“When you train hard and see results, you learn to trust yourself”
When you heard that cross-country skiing is the most strenuous sport, you decided to try it. Why?
Because throughout my life I have found in that pain, that total exhaustion you feel when your body has no more to give, a friend who never lets you down, a mentor. That kind of pain has taught me to be a better person, to be stronger. The challenge of learning a new sport, of seeking to face myself, my fears and having to find a new version of my best self is an opportunity that I can’t miss.
You don’t grow when you keep doing what you already know, you grow when you do something new. And I wanted to meet that Germán, full of fear but ready to start from scratch and face a new challenge.
You need to have confidence in your body and mind to dare to compete. How do you build up your confidence so much you get to the Olympics?
You need to be willing to do it, to compete and have trust. Confidence in your mind and body grows with every workout. Every time you beat a personal best… That confidence grows a little more every day. It grows by following a good nutrition regime, a good training plan, by achieving your intermediate goals and, above all, it grows as you picture yourself crossing the finishing line.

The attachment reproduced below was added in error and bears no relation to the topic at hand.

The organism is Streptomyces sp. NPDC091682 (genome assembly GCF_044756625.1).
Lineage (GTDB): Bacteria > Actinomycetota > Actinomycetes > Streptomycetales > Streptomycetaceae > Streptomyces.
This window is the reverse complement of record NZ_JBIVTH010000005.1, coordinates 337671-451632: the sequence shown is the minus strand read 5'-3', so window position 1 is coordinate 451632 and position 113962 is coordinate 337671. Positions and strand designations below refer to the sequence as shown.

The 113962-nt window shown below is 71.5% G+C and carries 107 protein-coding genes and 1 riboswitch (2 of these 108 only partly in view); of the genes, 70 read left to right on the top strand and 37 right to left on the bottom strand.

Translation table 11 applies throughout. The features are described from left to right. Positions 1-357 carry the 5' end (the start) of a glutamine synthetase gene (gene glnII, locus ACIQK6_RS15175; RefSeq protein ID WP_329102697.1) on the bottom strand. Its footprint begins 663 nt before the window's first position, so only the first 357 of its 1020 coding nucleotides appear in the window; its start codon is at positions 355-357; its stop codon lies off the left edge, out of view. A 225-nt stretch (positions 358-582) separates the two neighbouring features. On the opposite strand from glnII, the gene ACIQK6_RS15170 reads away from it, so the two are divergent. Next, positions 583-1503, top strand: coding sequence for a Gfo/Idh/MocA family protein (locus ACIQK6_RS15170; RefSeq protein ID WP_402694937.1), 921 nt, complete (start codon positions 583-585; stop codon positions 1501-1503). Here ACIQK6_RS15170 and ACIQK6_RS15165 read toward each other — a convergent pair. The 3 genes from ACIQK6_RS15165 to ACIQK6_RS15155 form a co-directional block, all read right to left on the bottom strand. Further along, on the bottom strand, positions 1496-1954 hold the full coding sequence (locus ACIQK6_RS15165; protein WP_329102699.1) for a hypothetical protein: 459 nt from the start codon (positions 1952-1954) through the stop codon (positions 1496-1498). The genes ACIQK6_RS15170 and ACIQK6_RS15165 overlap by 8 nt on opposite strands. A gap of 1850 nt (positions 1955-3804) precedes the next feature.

Yes, confidence is built over time. It takes a few days to believe you can run 5 km, a few months to believe you can run a marathon and a lifetime of work to believe you can get to the Olympics. The question is, how long are you willing to spend believing in yourself? How long are you willing to spend fighting and not giving up?
And even after a defeat?
Only death can defeat us. Other defeats aren’t really defeats, they’re just evidence that you’re not quite ready to triumph yet. It means you have to keep training and try again. The only way to lose is by throwing in the towel.
Someone who wants to keep fighting will never lose. Because they know that tomorrow at dawn, the world gives us another opportunity to fight. Whether we win or lose, we won’t give up. Because we’re fighters and we know that in the end, winning or losing is measured by the number of days we go out and fight, without compromises or breaks. By the number of times we get up off the ground, wipe the mud off our face and decide to go on.